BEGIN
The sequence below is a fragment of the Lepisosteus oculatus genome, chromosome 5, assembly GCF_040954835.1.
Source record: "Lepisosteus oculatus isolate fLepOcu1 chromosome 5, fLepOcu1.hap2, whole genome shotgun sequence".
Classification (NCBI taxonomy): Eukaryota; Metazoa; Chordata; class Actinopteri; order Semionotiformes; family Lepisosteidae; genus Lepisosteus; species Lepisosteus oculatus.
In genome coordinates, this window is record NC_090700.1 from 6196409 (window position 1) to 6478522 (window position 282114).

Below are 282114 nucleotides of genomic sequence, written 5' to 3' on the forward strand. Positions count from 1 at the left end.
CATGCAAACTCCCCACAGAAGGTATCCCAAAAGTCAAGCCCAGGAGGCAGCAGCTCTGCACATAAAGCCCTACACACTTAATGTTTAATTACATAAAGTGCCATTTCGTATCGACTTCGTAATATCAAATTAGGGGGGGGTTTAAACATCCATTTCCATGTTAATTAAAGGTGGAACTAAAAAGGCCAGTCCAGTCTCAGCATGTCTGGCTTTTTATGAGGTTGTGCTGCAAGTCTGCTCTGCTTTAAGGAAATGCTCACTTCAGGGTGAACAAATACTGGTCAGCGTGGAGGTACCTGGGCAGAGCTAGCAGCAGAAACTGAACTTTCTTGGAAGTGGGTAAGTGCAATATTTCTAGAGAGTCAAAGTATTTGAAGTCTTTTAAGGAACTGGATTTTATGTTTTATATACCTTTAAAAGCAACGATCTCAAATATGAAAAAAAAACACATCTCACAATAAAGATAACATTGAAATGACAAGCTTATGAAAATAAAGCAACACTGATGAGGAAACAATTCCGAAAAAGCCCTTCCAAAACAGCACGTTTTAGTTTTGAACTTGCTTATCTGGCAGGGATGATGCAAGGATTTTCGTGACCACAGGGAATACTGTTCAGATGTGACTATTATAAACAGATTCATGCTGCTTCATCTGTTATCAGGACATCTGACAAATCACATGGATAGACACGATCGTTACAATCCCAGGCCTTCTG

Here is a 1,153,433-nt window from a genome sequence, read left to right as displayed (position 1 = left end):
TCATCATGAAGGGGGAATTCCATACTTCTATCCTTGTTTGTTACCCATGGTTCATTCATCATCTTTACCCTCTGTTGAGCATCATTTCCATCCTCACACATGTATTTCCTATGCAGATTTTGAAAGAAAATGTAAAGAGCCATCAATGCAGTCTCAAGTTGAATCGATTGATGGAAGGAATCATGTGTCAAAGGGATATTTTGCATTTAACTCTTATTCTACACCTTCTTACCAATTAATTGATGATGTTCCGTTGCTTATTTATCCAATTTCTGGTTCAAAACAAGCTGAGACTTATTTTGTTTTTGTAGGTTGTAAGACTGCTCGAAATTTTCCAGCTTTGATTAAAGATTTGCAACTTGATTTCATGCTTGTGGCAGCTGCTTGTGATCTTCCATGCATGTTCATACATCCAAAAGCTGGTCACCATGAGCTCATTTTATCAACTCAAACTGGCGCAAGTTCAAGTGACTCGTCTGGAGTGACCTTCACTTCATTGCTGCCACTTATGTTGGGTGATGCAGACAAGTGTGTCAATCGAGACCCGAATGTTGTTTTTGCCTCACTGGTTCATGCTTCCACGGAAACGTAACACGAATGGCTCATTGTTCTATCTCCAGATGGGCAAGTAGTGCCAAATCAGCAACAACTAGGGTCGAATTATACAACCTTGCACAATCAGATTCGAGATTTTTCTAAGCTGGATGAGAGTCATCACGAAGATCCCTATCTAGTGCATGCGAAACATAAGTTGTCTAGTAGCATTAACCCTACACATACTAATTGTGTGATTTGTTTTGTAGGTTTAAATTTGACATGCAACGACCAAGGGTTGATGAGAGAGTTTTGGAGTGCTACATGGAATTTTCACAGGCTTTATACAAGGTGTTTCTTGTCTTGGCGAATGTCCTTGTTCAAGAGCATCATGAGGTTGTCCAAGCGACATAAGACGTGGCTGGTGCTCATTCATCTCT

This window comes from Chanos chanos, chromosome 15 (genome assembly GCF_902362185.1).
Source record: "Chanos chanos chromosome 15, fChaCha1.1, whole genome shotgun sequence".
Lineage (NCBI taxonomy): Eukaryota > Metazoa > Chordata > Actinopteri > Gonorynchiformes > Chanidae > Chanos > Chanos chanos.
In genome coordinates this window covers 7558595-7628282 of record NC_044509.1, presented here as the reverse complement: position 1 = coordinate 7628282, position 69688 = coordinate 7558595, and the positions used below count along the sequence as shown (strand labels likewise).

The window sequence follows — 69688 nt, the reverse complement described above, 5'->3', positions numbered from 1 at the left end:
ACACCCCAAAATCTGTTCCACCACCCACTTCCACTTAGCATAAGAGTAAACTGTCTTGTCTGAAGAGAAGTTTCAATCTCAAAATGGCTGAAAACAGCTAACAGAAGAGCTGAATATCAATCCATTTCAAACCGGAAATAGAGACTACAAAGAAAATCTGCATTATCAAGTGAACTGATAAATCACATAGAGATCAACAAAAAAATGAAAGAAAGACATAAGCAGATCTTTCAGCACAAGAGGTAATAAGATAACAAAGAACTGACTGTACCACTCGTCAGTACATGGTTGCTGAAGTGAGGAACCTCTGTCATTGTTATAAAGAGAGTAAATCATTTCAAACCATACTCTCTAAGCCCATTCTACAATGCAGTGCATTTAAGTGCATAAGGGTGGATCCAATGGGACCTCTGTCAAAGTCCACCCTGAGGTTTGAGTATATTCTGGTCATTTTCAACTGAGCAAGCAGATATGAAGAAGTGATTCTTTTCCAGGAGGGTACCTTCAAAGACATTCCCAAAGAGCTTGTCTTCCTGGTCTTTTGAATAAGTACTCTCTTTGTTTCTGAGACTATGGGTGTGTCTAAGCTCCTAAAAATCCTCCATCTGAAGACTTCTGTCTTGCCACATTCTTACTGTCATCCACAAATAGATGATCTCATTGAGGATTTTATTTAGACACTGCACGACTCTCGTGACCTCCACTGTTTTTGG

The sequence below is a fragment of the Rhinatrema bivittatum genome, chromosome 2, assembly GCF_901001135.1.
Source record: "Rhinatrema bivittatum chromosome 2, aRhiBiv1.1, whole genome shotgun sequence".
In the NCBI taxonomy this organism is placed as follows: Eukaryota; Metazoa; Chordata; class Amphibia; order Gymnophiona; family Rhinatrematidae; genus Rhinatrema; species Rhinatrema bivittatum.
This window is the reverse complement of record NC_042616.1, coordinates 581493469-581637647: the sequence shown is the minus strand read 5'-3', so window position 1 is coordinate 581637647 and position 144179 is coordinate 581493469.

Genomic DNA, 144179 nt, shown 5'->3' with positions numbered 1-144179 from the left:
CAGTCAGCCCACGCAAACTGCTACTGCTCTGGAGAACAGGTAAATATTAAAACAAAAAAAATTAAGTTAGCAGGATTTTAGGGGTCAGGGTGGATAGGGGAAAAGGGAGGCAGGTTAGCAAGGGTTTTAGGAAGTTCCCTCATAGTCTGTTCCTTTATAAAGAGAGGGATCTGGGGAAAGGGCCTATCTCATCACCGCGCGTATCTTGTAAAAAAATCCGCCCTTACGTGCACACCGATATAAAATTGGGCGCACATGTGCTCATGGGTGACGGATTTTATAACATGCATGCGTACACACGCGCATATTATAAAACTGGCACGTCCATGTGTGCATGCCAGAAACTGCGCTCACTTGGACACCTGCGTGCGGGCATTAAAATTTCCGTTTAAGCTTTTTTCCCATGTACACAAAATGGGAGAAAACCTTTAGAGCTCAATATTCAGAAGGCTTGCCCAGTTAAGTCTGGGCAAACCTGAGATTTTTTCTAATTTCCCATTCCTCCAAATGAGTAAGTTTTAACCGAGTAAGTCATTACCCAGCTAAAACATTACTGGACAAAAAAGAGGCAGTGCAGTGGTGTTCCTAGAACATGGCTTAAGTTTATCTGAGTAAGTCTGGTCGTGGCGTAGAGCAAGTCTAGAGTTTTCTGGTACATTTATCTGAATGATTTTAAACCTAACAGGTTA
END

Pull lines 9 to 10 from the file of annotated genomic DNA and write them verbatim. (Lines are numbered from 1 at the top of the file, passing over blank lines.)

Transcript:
This window comes from Chanos chanos, chromosome 15 (genome assembly GCF_902362185.1).
Source record: "Chanos chanos chromosome 15, fChaCha1.1, whole genome shotgun sequence".